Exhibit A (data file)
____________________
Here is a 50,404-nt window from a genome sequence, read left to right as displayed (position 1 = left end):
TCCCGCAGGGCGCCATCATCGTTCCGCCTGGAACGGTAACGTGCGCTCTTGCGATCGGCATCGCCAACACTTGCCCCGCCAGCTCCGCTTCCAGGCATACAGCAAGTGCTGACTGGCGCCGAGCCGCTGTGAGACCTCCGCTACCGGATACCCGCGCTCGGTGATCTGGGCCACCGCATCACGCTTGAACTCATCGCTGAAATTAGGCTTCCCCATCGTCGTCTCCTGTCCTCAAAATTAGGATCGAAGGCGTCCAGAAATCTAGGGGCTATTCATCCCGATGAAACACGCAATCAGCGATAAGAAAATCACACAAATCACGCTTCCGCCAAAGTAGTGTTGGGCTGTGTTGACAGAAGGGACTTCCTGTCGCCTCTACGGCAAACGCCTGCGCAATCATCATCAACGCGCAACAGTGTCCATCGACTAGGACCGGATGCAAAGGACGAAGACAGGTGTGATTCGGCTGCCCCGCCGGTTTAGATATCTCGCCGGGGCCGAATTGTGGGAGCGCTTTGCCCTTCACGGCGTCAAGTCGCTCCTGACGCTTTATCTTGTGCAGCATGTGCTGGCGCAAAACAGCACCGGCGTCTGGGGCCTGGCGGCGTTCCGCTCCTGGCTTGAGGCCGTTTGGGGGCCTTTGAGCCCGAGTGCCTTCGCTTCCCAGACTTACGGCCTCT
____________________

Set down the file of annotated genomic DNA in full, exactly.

Here is a 50,404-nt window from a genome sequence, read left to right as displayed (position 1 = left end):
TCCCGCAGGGCGCCATCATCGTTCCGCCTGGAACGGTAACGTGCGCTCTTGCGATCGGCATCGCCAACACTTGCCCCGCCAGCTCCGCTTCCAGGCATACAGCAAGTGCTGACTGGCGCCGAGCCGCTGTGAGACCTCCGCTACCGGATACCCGCGCTCGGTGATCTGGGCCACCGCATCACGCTTGAACTCATCGCTGAAATTAGGCTTCCCCATCGTCGTCTCCTGTCCTCAAAATTAGGATCGAAGGCGTCCAGAAATCTAGGGGCTATTCATCCCGATGAAACACGCAATCAGCGATAAGAAAATCACACAAATCACGCTTCCGCCAAAGTAGTGTTGGGCTGTGTTGACAGAAGGGACTTCCTGTCGCCTCTACGGCAAACGCCTGCGCAATCATCATCAACGCGCAACAGTGTCCATCGACTAGGACCGGATGCAAAGGACGAAGACAGGTGTGATTCGGCTGCCCCGCCGGTTTAGATATCTCGCCGGGGCCGAATTGTGGGAGCGCTTTGCCCTTCACGGCGTCAAGTCGCTCCTGACGCTTTATCTTGTGCAGCATGTGCTGGCGCAAAACAGCACCGGCGTCTGGGGCCTGGCGGCGTTCCGCTCCTGGCTTGAGGCCGTTTGGGGGCCTTTGAGCCCGAGTGCCTTCGCTTCCCAGACTTACGGCCTCT